The Eucharistic “Bomb”

by Mike Carlton | November 22, 2013 12:01 am

Photograph © by Andy Coan[1]

Photograph © by Andy Coan

“Mom, you’re never going to believe what I dreamed last night!” said the eight-year-old waking up early on a chilly fall school morning.

“You didn’t have another nightmare last night, did you?” asked the Mom, surprised that her son woke up early and didn’t seemed tired after many recent restless nights.

“No, and it’s because of my dream!” replied the boy confidently and excited to share his story.

“Great, can I hear it?” the Mom asked, now curious and amazed at her son’s enthusiasm.

“Well, you know I’ve had bad dreams, and remember last night you told me to pray a Rosary asking God to help me through these nights I can’t sleep?   Here is what happened.   I didn’t just pray one Rosary, I prayed two Rosaries asking the Blessed Mother to comfort me.   Well, I fell asleep and dreamt that we were all in Mass at St. Peter Chanel as a family.   I sat next to Jason, who sat next to Will, Henry and Hanna, then Mary sat next to you and Dad, all eight of us in a row and we were sitting toward the back next to the stained glass window of the Apostles.   Just then, Father Peter stopped Mass and called me and my friends up to the front.   This seemed strange Mom, because it was out of order.   Just then, three of my friends joined me and we all went up the long aisle towards the Altar.   I could feel the adults stare at us as we walked.  When we got there, you’ll never believe what happened next…”, he took a breath.

“What happened buddy?” the anxious Mom asked now feeling satisfied that something good had happened and he seemed well-rested for the school day.

“When we got to the front of Church, I looked up and it was not Father Peter, it was actually Jesus.   Jesus was standing there staring at me and my friends.   He was really tall and a light shone all around him.   When we looked up he lifted up his hands and showed us what he was holding.   He was holding the Eucharist and it didn’t look like the normal Eucharist.   It was a ball, like a baseball, and do you know what was in it? IT WAS A BOMB!” he exclaimed.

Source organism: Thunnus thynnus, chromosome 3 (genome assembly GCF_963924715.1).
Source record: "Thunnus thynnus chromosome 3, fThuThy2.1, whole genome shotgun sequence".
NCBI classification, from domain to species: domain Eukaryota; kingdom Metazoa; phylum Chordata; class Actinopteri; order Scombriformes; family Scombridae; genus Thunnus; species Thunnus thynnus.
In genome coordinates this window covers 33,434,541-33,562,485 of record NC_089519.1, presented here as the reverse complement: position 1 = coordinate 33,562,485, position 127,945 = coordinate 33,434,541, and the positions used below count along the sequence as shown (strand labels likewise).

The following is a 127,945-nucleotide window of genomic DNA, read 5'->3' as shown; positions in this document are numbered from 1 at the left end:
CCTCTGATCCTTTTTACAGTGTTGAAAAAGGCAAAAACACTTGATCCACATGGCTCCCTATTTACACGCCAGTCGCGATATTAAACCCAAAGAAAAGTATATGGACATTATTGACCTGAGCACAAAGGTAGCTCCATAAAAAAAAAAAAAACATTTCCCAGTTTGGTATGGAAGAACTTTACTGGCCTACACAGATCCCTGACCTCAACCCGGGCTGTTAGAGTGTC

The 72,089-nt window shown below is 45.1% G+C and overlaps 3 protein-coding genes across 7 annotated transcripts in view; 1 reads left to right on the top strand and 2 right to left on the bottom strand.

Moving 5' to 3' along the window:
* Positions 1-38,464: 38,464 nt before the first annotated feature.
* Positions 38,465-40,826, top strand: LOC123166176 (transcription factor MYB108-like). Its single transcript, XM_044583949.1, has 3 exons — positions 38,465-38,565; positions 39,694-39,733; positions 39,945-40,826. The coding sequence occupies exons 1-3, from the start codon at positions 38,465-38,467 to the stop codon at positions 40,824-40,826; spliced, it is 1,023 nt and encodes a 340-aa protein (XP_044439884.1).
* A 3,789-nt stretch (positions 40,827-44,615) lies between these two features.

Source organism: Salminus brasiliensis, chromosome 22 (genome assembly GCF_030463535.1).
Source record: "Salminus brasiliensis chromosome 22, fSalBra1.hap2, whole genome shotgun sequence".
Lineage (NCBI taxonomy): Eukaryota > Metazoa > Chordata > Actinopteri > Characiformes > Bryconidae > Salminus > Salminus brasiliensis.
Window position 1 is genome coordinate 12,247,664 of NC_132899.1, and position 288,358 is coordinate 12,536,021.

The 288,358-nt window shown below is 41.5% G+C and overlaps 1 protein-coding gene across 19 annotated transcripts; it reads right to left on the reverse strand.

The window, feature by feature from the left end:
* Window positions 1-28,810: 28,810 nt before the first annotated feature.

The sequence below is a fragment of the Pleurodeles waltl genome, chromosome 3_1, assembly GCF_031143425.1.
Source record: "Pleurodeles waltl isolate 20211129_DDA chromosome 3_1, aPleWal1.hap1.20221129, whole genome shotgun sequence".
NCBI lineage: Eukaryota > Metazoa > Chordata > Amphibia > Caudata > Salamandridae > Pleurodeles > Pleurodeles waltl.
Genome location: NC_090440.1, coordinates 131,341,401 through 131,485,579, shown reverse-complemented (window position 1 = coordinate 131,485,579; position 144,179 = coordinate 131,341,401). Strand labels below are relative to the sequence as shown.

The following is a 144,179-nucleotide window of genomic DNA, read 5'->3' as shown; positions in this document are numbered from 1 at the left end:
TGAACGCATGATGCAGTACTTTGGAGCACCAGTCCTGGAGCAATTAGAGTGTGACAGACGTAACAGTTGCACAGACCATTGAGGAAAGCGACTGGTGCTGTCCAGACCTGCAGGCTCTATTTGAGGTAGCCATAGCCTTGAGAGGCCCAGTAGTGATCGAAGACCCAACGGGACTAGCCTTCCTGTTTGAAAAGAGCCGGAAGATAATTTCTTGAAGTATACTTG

“A bomb?” replied the curious mother now starting to wonder where this story was going.

“Yes, a bomb, but covered in Jesus’ body and blood.   It was a real bomb but the bread seemed to cover it.   Then Jesus lifted his hands and told us to trust him.  He said that if we trust him and take this bread, we would get to Heaven.   But we could hear the bomb’s fuse lit and my friends stood back.  Jesus said again to trust him and we would not be hurt.   But people were very scared and they backed up again.  Then Jesus looked at me and asked me to trust him and if I took the bread the bomb would not go off.   So I did.  I took the Eucharist from Jesus and I was fine, I was not afraid and I was fine.  And when I turned around to see my friends, they were gone.” 

The Mom was stunned, just trying to process this incredible dream.  “I think Jesus is trying to speak to you.   Maybe God is calling you to become a Priest.” The mother said with a smile.

Many aspects of this dream came alive for me.

When the four boys were standing at the Altar staring at Jesus, is this analogous to the four Gospels?

Or in the Gospel of John where Jesus told his followers about the real presence of His body in the Eucharist which many left him over this “hard saying”.   Those who struggled with his teaching (“eat my flesh”) left him out of fear of following a teaching that would jeopardize their Jewish faith.  Could this be similar to the dream where the friends who left the Altar feared the bomb Jesus held in his hands?   In John’s Gospel, could the Eucharist Jesus referenced be a type of bomb that would have blown up a Jewish faith these followers were comfortable with?

In John’s Gospel, the closest disciples who stayed became the Apostles and first priests.  They trusted him and eventually entered the institution of the Priesthood at the Lord’s Supper in the Upper Room.

There are many possible comparisons to this dream… here’s one more thought that comes to mind. When Jesus told the Pharisees, “let the children come to me,” could this be where Jesus calls children to approach him in the midst of doubting adults who are called to have the “faith of a child”?   What is it about some who see the bomb and panic when others see Jesus?

Let’s approach today with the eyes of a child and trust in Christ to guide our decisions.  God bless.

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